Hundreds protest Yokota’s new Ospreys in western Tokyo
YOKOTA AIR BASE, Japan — About 250 Japanese demonstrators sang, passed out leaflets and held up signs Friday to protest the arrival of CV-22 Ospreys a day earlier at the home of U.S. Forces Japan.
Five of the Air Force aircraft landed at Yokota Thursday morning, marking the start of the helicopter-plane hybrid’s tenure in the Japanese capital.
Base officials warned personnel to steer clear of the demonstration on Yokota’s official Facebook page.
“While we are excited to have the CV-22 Ospreys on base, not everybody shares the same sentiment,” it said. “All members of Team Yokota are encouraged to remain safe by avoiding any protesters. Keep your eyes open, remain aware, and use good judgement to avoid situations that might escalate things.”
The Ospreys and the airmen working with them will be assigned to the 353rd Special Operations Group out of Kadena Air Base, 374th Airlift Wing spokeswoman Kaori Matsukasa said in an email.
The detachment will initially bring only about 100 people to Yokota; however, that number will grow to 450 to support 10 of the tiltrotor aircraft at the base, officials have said.
“The Ospreys are fantastic machines as are our new Airmen and teammates who came with them,” officials said in the Facebook message. “So if you happen to run into any new faces around base, be sure to give them a warm Yokota welcome.”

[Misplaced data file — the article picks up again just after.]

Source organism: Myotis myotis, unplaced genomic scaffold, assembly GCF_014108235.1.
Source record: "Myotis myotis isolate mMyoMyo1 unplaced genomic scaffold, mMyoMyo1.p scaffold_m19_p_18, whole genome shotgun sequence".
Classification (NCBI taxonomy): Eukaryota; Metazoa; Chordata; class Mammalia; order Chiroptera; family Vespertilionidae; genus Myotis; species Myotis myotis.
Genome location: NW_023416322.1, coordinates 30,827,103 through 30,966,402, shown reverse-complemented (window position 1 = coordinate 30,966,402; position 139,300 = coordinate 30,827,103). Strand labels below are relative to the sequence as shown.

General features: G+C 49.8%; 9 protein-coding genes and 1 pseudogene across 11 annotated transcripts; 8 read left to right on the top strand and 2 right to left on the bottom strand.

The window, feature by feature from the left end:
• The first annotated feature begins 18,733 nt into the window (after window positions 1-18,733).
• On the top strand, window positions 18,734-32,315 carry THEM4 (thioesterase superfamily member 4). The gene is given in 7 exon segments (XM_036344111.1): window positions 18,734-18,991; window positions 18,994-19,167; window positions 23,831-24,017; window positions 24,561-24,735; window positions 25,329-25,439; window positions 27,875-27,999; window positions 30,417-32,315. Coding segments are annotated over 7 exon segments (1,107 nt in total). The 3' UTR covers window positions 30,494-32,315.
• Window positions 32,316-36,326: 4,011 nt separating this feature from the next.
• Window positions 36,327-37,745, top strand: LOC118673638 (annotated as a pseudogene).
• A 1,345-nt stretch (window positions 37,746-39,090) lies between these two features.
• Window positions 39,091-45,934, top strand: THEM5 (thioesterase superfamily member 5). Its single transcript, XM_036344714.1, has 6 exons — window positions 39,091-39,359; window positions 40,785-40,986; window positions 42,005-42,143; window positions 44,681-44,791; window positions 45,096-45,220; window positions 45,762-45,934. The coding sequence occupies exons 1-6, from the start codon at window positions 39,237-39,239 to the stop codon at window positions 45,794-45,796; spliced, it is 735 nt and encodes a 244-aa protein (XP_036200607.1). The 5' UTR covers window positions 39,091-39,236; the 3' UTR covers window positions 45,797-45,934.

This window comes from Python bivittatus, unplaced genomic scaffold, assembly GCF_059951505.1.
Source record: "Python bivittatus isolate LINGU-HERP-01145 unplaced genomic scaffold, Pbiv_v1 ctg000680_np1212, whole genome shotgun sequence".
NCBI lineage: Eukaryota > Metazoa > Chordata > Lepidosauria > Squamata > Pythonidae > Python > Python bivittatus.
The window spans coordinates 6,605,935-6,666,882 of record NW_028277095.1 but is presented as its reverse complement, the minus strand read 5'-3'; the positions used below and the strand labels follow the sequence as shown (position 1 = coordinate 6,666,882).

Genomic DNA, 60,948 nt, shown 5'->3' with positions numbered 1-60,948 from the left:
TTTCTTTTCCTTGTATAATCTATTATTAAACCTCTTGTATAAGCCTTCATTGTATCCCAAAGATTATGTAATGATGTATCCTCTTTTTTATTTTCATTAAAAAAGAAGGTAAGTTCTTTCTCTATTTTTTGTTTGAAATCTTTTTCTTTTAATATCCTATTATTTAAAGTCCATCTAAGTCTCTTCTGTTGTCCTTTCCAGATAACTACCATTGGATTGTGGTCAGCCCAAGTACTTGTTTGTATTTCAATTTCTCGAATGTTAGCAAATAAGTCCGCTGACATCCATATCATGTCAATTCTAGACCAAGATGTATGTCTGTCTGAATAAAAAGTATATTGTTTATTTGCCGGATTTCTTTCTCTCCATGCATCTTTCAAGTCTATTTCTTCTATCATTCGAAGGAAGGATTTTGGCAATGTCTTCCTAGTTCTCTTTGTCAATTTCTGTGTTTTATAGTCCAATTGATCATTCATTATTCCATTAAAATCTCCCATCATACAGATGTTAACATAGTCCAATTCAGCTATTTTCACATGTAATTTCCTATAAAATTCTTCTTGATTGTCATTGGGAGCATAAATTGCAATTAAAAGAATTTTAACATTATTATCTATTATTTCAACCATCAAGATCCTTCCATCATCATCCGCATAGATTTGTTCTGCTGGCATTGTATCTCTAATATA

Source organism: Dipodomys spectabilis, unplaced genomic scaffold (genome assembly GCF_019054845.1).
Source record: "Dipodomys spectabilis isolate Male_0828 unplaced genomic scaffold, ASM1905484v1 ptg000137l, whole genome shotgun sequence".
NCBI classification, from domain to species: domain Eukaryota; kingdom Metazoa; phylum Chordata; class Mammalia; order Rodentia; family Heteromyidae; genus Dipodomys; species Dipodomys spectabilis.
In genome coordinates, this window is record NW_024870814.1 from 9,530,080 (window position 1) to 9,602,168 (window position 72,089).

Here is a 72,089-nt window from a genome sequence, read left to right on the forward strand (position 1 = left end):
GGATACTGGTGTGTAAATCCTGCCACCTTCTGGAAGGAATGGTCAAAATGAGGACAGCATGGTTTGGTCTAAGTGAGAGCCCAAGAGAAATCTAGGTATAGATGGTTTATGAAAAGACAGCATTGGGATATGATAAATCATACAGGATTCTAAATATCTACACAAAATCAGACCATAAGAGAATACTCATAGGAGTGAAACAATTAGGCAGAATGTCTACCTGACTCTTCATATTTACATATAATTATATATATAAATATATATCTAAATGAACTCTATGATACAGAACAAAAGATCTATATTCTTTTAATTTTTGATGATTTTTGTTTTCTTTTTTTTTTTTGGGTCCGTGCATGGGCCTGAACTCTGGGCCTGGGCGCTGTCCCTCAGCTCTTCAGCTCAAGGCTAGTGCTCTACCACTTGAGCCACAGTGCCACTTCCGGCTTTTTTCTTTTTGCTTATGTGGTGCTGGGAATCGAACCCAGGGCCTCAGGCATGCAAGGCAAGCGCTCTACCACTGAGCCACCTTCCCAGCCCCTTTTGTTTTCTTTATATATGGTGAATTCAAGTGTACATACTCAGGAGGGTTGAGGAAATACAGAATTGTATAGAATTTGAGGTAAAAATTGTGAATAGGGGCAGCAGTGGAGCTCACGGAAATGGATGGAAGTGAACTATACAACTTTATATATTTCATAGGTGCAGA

Friday’s protest at Freedom Park – a playground about 300 yards from the base’s main gate and directly across the road from its perimeter – appeared peaceful, though photographs of crashed and damaged Ospreys were on prominent display.
Activists have highlighted accidents involving the high-tech aircraft, which can take off like helicopters, then tilt their rotors to fly long distances as fixed-wing planes.
Last summer, an Okinawa-based MV-22 Osprey crashed off the coast of Australia during a training exercise, killing three Marines. In December 2016, a pilot ditched an MV-22 into the sea near Camp Schwab, Okinawa, after clipping the hose on a C-130 tanker during nighttime refueling.